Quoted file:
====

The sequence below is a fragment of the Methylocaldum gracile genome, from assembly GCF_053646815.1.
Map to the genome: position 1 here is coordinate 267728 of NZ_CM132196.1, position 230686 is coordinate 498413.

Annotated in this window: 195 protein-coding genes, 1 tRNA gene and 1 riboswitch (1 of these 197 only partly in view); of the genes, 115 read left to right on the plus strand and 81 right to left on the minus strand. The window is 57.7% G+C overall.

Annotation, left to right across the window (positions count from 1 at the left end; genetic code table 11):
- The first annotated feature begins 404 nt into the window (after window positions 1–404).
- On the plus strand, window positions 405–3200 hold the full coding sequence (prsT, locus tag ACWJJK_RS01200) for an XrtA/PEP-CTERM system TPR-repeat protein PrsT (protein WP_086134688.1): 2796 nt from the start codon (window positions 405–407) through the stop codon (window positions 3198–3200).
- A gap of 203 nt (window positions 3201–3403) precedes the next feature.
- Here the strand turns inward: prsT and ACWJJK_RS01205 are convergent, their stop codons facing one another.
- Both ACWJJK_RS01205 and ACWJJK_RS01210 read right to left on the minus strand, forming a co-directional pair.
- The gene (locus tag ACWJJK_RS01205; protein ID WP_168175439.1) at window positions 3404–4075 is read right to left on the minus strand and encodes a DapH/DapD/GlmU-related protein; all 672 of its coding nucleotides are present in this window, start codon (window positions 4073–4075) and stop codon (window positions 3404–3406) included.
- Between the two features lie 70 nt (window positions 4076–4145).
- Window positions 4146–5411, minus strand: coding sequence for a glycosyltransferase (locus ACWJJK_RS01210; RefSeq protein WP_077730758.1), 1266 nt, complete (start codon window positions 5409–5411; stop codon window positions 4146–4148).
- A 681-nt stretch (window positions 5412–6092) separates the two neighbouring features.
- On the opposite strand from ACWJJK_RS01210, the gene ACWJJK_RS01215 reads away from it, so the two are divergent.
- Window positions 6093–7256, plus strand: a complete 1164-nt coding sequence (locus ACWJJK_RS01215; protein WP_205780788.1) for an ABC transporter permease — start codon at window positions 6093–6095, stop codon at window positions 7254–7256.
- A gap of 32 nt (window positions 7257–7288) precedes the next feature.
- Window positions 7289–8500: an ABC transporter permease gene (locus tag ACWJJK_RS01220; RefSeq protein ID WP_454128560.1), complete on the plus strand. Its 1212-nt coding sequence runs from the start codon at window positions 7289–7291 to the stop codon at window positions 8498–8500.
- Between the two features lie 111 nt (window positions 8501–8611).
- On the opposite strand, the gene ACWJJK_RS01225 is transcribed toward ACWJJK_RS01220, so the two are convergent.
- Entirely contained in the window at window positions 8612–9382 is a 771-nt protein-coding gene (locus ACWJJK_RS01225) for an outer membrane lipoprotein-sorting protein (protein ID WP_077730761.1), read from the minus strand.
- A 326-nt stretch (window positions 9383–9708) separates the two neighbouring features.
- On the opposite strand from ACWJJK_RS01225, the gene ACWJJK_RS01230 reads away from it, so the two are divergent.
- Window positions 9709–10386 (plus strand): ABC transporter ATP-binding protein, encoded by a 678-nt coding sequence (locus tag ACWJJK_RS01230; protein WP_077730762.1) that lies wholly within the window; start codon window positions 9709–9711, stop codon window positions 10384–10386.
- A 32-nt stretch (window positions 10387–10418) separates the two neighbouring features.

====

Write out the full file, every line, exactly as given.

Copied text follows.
The sequence below is a fragment of the Methylocaldum gracile genome, from assembly GCF_053646815.1.
Map to the genome: position 1 here is coordinate 267728 of NZ_CM132196.1, position 230686 is coordinate 498413.

Annotated in this window: 195 protein-coding genes, 1 tRNA gene and 1 riboswitch (1 of these 197 only partly in view); of the genes, 115 read left to right on the plus strand and 81 right to left on the minus strand. The window is 57.7% G+C overall.

Annotation, left to right across the window (positions count from 1 at the left end; genetic code table 11):
- The first annotated feature begins 404 nt into the window (after window positions 1–404).
- On the plus strand, window positions 405–3200 hold the full coding sequence (prsT, locus tag ACWJJK_RS01200) for an XrtA/PEP-CTERM system TPR-repeat protein PrsT (protein WP_086134688.1): 2796 nt from the start codon (window positions 405–407) through the stop codon (window positions 3198–3200).
- A gap of 203 nt (window positions 3201–3403) precedes the next feature.
- Here the strand turns inward: prsT and ACWJJK_RS01205 are convergent, their stop codons facing one another.
- Both ACWJJK_RS01205 and ACWJJK_RS01210 read right to left on the minus strand, forming a co-directional pair.
- The gene (locus tag ACWJJK_RS01205; protein ID WP_168175439.1) at window positions 3404–4075 is read right to left on the minus strand and encodes a DapH/DapD/GlmU-related protein; all 672 of its coding nucleotides are present in this window, start codon (window positions 4073–4075) and stop codon (window positions 3404–3406) included.
- Between the two features lie 70 nt (window positions 4076–4145).
- Window positions 4146–5411, minus strand: coding sequence for a glycosyltransferase (locus ACWJJK_RS01210; RefSeq protein WP_077730758.1), 1266 nt, complete (start codon window positions 5409–5411; stop codon window positions 4146–4148).
- A 681-nt stretch (window positions 5412–6092) separates the two neighbouring features.
- On the opposite strand from ACWJJK_RS01210, the gene ACWJJK_RS01215 reads away from it, so the two are divergent.
- Window positions 6093–7256, plus strand: a complete 1164-nt coding sequence (locus ACWJJK_RS01215; protein WP_205780788.1) for an ABC transporter permease — start codon at window positions 6093–6095, stop codon at window positions 7254–7256.
- A gap of 32 nt (window positions 7257–7288) precedes the next feature.
- Window positions 7289–8500: an ABC transporter permease gene (locus tag ACWJJK_RS01220; RefSeq protein ID WP_454128560.1), complete on the plus strand. Its 1212-nt coding sequence runs from the start codon at window positions 7289–7291 to the stop codon at window positions 8498–8500.
- Between the two features lie 111 nt (window positions 8501–8611).
- On the opposite strand, the gene ACWJJK_RS01225 is transcribed toward ACWJJK_RS01220, so the two are convergent.
- Entirely contained in the window at window positions 8612–9382 is a 771-nt protein-coding gene (locus ACWJJK_RS01225) for an outer membrane lipoprotein-sorting protein (protein ID WP_077730761.1), read from the minus strand.
- A 326-nt stretch (window positions 9383–9708) separates the two neighbouring features.
- On the opposite strand from ACWJJK_RS01225, the gene ACWJJK_RS01230 reads away from it, so the two are divergent.
- Window positions 9709–10386 (plus strand): ABC transporter ATP-binding protein, encoded by a 678-nt coding sequence (locus tag ACWJJK_RS01230; protein WP_077730762.1) that lies wholly within the window; start codon window positions 9709–9711, stop codon window positions 10384–10386.
- A 32-nt stretch (window positions 10387–10418) separates the two neighbouring features.